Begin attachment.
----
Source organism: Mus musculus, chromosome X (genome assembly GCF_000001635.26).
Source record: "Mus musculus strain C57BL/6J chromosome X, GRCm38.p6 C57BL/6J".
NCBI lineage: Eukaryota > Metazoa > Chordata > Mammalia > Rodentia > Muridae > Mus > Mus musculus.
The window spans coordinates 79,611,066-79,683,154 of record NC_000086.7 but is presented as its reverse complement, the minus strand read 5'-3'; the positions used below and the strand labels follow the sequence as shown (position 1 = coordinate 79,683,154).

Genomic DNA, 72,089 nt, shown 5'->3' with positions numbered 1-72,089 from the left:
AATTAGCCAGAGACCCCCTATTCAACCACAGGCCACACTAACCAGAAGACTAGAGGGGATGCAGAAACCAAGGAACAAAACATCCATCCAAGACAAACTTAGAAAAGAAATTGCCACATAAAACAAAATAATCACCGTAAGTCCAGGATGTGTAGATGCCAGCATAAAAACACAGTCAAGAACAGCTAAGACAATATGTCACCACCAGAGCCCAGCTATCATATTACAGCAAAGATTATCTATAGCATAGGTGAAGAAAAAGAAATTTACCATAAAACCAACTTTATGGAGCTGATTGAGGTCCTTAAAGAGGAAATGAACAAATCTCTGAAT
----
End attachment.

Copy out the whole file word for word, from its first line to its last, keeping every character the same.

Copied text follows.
Source organism: Mus musculus, chromosome X (genome assembly GCF_000001635.26).
Source record: "Mus musculus strain C57BL/6J chromosome X, GRCm38.p6 C57BL/6J".
NCBI lineage: Eukaryota > Metazoa > Chordata > Mammalia > Rodentia > Muridae > Mus > Mus musculus.
The window spans coordinates 79,611,066-79,683,154 of record NC_000086.7 but is presented as its reverse complement, the minus strand read 5'-3'; the positions used below and the strand labels follow the sequence as shown (position 1 = coordinate 79,683,154).

Genomic DNA, 72,089 nt, shown 5'->3' with positions numbered 1-72,089 from the left:
AATTAGCCAGAGACCCCCTATTCAACCACAGGCCACACTAACCAGAAGACTAGAGGGGATGCAGAAACCAAGGAACAAAACATCCATCCAAGACAAACTTAGAAAAGAAATTGCCACATAAAACAAAATAATCACCGTAAGTCCAGGATGTGTAGATGCCAGCATAAAAACACAGTCAAGAACAGCTAAGACAATATGTCACCACCAGAGCCCAGCTATCATATTACAGCAAAGATTATCTATAGCATAGGTGAAGAAAAAGAAATTTACCATAAAACCAACTTTATGGAGCTGATTGAGGTCCTTAAAGAGGAAATGAACAAATCTCTGAAT